Investigators who conduct research outside the United States may encounter regulations and policies different than those that govern research in the U. S. Regulations may differ in the areas of human subjects, taxation, employment, real estate, licensing, or other matters. Additionally, U.S. export-control laws and regulations may apply to research activities that take place outside the U.S. and that involve the use of technology or the development of certain items (e.g., products, goods, hardware, software, and materials). Because of these differences, Harvard researchers must be aware of their individual responsibilities when conducting research abroad, including the possibility of formal approval by the Provost’s Office.
Investigators should consult Harvard's Guidance for International Projects for information about operational issues surrounding international projects.Back to Top
No single federal entity oversees international research. However, most agencies require that their domestic regulations extend to research conducted in a foreign country, while also restricting the use of sponsored funding for particular foreign activities.
The NIH has outlined the guidelines that apply to projects with a foreign component, including grants made to foreign institutions and international organizations.
When working with human subjects, the Department of Health and Human Services (HHS) has declared that the requirements of HHS regulations must be satisfied for all HHS-conducted or supported research covered by a federalwide assurance, regardless of whether the research is conducted domestically or internationally. The local regulations regarding the use of human subjects may differ from those in the United States and it is the responsibility of the researcher to educate him or herself of those differences. A useful resource is the International Compilation of Human Subject Research Protections, which summarizes the various regulations and guidelines in more than 90 countries around the world.Back to Top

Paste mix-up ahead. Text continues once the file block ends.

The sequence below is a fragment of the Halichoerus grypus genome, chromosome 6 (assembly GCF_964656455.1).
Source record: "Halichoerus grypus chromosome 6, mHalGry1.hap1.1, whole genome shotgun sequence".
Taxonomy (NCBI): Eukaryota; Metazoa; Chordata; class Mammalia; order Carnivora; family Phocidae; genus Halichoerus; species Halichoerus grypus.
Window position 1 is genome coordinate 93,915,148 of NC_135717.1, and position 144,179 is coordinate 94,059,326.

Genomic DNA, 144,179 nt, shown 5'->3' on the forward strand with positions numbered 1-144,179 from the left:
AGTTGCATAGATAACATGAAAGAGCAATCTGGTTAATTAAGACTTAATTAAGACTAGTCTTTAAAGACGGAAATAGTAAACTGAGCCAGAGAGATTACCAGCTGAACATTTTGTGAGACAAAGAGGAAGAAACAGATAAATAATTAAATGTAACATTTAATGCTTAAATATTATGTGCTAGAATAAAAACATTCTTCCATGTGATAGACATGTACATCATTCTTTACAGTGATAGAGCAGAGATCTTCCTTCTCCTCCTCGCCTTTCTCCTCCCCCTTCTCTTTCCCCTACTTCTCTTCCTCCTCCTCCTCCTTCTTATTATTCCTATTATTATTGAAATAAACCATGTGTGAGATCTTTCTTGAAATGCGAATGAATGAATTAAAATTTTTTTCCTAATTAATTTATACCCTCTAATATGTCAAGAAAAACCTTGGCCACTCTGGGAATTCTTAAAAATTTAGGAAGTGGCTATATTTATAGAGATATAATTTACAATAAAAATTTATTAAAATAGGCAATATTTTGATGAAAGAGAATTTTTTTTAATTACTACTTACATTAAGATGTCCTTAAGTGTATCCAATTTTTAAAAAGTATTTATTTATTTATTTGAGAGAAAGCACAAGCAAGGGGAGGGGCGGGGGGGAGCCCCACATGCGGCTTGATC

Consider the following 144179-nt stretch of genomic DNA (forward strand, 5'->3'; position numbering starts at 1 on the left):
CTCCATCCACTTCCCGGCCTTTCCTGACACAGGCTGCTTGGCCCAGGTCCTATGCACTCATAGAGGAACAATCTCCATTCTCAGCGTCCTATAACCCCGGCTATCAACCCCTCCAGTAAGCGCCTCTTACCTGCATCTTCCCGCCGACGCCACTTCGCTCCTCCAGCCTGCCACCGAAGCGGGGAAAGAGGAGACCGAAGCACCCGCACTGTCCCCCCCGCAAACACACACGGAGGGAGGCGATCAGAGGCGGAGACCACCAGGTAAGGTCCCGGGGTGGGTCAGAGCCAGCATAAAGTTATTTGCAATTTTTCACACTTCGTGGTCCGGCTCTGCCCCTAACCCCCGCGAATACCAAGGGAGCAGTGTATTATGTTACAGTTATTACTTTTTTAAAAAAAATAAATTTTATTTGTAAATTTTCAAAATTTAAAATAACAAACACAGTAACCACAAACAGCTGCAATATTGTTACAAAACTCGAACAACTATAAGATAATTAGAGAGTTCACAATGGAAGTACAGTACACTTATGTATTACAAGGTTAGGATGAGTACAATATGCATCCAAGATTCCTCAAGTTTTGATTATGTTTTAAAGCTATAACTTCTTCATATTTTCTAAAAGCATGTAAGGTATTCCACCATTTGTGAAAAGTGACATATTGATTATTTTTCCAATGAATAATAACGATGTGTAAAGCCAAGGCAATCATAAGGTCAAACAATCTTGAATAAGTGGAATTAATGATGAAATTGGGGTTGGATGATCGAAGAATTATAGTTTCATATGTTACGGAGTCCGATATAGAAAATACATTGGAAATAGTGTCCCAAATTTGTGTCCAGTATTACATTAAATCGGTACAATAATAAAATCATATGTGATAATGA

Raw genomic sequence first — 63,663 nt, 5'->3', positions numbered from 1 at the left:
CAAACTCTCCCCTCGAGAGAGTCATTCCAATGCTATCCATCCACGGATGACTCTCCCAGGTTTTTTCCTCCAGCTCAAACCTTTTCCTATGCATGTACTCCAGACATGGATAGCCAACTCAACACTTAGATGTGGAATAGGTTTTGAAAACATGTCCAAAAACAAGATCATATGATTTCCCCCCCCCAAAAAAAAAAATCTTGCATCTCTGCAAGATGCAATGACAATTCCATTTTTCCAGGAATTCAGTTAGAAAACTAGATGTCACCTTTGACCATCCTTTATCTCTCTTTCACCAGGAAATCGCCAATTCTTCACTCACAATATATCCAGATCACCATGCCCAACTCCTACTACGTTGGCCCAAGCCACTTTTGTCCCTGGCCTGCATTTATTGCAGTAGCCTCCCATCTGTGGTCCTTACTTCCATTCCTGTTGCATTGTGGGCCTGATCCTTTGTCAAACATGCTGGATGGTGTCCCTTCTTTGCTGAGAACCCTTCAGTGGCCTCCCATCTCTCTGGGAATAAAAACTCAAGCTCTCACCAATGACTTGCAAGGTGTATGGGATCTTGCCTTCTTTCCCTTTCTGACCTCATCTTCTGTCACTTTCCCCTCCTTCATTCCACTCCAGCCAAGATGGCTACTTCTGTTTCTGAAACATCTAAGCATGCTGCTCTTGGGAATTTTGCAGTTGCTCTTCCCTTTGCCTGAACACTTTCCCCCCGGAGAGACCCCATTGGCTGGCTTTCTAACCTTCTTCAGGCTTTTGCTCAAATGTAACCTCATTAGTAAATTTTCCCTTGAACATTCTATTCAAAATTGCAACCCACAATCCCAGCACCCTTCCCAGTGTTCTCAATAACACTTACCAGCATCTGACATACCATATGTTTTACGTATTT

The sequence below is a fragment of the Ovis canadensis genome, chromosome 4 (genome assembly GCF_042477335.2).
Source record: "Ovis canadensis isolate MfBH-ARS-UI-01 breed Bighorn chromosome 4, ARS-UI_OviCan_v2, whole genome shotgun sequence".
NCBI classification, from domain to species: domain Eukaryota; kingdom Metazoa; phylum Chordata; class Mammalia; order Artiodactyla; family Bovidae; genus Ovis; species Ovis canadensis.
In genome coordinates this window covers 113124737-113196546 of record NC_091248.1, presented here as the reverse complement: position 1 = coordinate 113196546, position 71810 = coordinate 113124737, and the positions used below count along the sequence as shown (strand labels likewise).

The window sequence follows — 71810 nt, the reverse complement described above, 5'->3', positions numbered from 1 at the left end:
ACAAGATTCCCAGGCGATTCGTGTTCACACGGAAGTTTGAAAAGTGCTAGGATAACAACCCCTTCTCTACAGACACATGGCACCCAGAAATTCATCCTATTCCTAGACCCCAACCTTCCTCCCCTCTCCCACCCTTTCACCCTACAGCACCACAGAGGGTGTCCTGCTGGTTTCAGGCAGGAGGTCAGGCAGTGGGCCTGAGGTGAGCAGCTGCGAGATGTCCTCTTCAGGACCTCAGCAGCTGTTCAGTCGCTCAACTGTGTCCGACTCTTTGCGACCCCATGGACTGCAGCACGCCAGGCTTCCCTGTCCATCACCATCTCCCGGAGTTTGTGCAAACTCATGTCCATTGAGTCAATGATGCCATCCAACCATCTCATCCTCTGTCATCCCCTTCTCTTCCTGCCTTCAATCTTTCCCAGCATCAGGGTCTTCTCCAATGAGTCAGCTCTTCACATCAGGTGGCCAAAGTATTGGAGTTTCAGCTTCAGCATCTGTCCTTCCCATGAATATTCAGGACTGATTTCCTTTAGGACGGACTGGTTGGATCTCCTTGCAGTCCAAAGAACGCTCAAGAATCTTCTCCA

The Provost has established criteria to determine whether an activity needs Provostial review, among which are several criteria that apply specifically to international projects, including those that propose the establishment of a new international site and those that involve human subjects research abroad. To determine whether your project needs review by the Provost’s Office, see the full set of criteria. An additional criterion of particular note is the aggregate budget of the proposed international program/project. If the budget exceeds the following thresholds, it requires review by the Provost's Office:
In general, these criteria are designed to facilitate research abroad by providing clear procedures for University-level review of certain projects and, in the case of international projects, to manage the unique risks associated with research that takes place outside the U.S., such as:
Some proposals that meet the Provost Review Criteria will need review by the University Committee on International Projects and Sites (UCIPS), a committee established by the Harvard Corporation to review proposals for significant activities abroad, discuss University-wide policy issues that affect Harvard’s international activities, and review ongoing international activities at the request of the President or Provost. Chaired by the Vice Provost for International Affairs, the UCIPS is comprised of faculty representatives from each Harvard School. UCIPS reviews proposals that meet the budget thresholds above or that involve the establishment of an office outside the U.S., among other criteria. The Provost’s staff can help researchers determine whether a proposal that meets Provostial review criteria also needs review by the UCIPS.Back to Top